When your vote doesn’t count …
by Anna Oakes
According to Watauga County Elections Director Jane Hodges, if you voted early, but you happen to die before Election Day, your vote will not be counted.
“You have to be alive on Election Day for your vote to count,” said Hodges. But, she added, the ballot would only be pulled “if we know that he has died.”
But Hodges quickly emphasized the advantages of voting early — especially with inclement weather expected early this week.
“There’s a lot of pluses to voting early. What if we have snow on election day?” she said. Or, a family emergency could arise around Election Day. Hodges said the elections office regularly experiences people who come in the Monday after early voting ends, who leave disappointed because they missed the early voting and absentee deadlines and won’t be able to vote on Election Day.
“It pays to vote early because you never know what circumstance could happen to your family,” Hodges said.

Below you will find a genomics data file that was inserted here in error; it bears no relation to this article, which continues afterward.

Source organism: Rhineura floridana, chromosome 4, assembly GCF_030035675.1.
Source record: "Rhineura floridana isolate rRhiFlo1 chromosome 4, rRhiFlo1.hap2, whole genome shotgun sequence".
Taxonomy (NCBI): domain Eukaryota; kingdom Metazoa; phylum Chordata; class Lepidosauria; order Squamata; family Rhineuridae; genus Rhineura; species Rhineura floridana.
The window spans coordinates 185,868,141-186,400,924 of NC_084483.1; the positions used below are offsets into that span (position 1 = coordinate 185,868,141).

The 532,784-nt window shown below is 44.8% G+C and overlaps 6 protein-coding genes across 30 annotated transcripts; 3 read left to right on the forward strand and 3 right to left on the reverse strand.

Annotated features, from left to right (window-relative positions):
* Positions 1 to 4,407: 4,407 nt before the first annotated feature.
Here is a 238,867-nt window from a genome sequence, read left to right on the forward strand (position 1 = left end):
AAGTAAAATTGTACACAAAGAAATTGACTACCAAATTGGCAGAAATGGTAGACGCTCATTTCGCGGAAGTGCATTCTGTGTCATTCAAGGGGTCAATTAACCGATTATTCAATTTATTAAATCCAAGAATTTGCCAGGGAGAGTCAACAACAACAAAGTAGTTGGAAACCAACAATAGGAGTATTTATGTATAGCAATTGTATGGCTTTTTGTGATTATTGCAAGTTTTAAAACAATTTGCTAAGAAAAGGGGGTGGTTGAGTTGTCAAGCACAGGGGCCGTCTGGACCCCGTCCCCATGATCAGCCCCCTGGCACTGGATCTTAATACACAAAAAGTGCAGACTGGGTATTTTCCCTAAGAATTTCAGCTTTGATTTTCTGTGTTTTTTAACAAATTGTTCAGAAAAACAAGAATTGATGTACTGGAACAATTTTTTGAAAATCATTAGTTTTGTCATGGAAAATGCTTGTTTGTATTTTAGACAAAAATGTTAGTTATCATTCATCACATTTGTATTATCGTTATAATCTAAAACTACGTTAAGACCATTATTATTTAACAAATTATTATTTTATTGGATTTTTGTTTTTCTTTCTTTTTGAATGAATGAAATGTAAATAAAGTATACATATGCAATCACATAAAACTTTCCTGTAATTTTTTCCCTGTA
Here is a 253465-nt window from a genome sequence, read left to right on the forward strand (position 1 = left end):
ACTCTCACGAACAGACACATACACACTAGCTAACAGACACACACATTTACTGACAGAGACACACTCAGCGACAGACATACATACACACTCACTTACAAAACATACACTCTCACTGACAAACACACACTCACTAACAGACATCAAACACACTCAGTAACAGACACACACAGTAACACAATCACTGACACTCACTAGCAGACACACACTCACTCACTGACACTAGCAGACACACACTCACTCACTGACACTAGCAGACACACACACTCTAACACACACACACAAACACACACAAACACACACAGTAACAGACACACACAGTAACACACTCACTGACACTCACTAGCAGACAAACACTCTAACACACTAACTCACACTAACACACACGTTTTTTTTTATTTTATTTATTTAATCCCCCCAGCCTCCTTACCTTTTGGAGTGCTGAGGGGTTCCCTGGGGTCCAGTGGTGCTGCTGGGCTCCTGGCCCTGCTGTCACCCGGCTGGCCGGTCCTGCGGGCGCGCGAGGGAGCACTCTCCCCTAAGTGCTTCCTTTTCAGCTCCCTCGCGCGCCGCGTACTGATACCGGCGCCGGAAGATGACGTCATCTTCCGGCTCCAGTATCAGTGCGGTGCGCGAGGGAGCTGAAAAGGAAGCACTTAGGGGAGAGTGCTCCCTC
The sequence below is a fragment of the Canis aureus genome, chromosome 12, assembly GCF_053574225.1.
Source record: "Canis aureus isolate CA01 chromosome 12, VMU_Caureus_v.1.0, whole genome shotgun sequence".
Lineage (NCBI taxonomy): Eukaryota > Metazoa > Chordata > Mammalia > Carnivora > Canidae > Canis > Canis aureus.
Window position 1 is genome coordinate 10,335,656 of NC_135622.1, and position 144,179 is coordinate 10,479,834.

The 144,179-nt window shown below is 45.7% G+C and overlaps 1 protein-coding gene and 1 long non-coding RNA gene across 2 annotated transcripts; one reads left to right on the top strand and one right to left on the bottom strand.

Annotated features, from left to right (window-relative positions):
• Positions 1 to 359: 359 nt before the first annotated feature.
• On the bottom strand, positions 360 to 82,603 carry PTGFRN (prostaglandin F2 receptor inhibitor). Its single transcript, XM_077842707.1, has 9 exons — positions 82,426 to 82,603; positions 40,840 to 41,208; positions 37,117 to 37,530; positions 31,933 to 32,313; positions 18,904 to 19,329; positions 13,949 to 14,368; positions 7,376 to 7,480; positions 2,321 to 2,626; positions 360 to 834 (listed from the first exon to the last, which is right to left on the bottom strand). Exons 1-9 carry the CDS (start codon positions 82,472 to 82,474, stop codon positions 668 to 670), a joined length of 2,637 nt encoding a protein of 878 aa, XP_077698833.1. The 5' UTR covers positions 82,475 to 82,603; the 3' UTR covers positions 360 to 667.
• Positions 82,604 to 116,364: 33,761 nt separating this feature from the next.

Hodges also reminded voters about the potential for a recount in many races. A machine recount will take place if candidates’ vote totals are within 1 percent of each other, she said.
Unlike the primary election, “we would not have a runoff election unless something is found to have been done wrong,” Hodges said.
Statewide, candidates are running for election to newly re-drawn Congressional and legislative districts, which have been challenged in the courts.
But, according to State Board of Elections technician Eric Barcliff, should the new redistricting maps be overturned by a court after the general election, “that would be resolved during the next election.”
And a number of media outlets have explored the possibility of an Electoral College tie.
The Washington Post reports that there are 32 ways to reach a tied vote of the Electoral College.
If the Electoral College voted in a tie with 269 votes on either side, it would be up to the U.S. House of Representatives to break the tie. Each state delegation would cast one vote.